According to Professor Michael Porter, strategy guru at Harvard University, “project managers make things happen; they get things done; they manage change.” As such, they are frequently referred to as change agents.
Project managers are found in every kind of organization - employees, managers, contractors and independent consultants. Careers and positions related to project management are prevalent across all sectors as the discipline is more and more recognised as a core component of management. It is estimated that there are some 55000 people engaged in project management in Ireland.
Project managers are results-oriented, can switch readily between the "big picture" and small but critical details, and work well under pressure.
They cultivate the people skills needed to develop trust and communication among all of a project's stakeholders: its sponsors, those who will use the project's results, those who command the resources needed, and the project team members.
As the pace of economic and technological change has quickened, organizations have responded by directing more and more of their energy into projects. The result is that these organizations are rapidly becoming more project-focused for success, and project managers are in increasing demand worldwide.
Career path options for project managers offer opportunities to become program managers (responsible for multiple related projects) or portfolio managers (responsible for selecting, prioritising, and aligning projects and programs with an organization's strategy).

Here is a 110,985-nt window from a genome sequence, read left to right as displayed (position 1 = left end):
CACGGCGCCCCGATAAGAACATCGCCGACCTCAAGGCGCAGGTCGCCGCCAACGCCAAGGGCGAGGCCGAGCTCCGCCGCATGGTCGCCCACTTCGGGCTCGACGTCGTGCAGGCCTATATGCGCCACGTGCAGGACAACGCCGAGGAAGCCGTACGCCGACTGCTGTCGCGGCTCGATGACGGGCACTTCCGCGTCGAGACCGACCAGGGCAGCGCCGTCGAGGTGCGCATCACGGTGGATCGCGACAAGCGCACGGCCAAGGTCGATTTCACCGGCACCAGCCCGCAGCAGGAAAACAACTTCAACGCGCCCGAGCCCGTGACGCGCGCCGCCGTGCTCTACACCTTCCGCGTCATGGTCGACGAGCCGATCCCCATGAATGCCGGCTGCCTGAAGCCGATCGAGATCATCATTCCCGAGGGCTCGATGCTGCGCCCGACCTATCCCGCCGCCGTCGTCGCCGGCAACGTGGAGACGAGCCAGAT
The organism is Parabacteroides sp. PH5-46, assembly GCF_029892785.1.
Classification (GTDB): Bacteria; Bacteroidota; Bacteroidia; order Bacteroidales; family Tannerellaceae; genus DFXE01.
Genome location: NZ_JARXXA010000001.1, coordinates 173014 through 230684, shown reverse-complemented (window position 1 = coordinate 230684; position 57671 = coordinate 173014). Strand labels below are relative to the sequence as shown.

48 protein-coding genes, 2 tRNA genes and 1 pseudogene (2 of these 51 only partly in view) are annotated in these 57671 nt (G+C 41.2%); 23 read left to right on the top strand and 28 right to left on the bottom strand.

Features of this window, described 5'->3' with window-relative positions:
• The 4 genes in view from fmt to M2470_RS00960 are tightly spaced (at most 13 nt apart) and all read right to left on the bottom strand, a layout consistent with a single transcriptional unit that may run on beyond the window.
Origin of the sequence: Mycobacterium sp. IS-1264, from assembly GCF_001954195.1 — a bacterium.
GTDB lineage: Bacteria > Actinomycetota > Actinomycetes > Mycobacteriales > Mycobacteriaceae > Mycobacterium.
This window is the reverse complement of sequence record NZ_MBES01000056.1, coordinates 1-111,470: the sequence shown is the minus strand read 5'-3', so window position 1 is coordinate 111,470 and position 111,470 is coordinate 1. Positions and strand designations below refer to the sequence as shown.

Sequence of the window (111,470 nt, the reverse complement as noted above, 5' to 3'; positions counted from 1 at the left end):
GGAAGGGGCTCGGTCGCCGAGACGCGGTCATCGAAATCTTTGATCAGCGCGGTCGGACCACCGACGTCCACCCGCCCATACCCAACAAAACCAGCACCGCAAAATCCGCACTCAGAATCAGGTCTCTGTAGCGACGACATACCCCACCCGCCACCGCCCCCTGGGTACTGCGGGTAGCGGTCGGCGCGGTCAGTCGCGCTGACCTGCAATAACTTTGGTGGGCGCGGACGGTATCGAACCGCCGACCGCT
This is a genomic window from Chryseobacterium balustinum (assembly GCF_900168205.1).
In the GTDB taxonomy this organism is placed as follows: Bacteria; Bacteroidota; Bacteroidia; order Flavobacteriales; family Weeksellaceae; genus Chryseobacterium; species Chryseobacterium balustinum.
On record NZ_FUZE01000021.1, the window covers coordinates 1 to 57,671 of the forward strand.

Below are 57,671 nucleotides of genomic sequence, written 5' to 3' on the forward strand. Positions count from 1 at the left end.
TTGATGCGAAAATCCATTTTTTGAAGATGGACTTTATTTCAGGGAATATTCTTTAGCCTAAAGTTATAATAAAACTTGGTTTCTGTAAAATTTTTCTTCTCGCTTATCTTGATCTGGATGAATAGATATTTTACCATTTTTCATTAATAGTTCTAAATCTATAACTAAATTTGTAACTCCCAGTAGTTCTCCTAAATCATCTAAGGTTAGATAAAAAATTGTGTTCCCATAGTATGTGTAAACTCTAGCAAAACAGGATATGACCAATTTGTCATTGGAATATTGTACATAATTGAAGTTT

What makes a great project manager?
Today, senior executives and HR managers recognize project management as a strategic competence indispensable to business success. They know that skilled and credentialed practitioners are among their most valuable resources.
Being a project manager is a specific kind of leadership position, which requires certain character traits and qualities.
PMI Fellow, J. Davidson Frame, has conducted informal surveys of hundreds of project managers to shed light on the traits of great project managers. According to Frame, great project managers:
Have a thorough understanding of project goals
Are capable of understanding staff needs
Have a good head for details
Have a strong commitment to the project
Can cope with setbacks and disappointments
Possess good negotiation skills
Are results-oriented and practical
Are cost-conscious and possess basic business skills
Are politically savvy, aware of what not to do as well as what to do
Have a high tolerance for ambiguity.
People are looking to project management as a career option because they want career choices, control, and a sense of purpose. Career mobility is top of mind, and the associated upskilling needed to enable it has become more prevalent. If you want to become one or improve your managerial skills, the Certified Project Management Diploma course might interest you. Attending this course, you will acquire skills and behaviours needed to be a successful project manager and, upon completion, be a globally certified IPMA Level D manager.
A common denominator for all these professionals is that they rely on project management best practices, delivery skills, and techniques to succeed in their respective fields.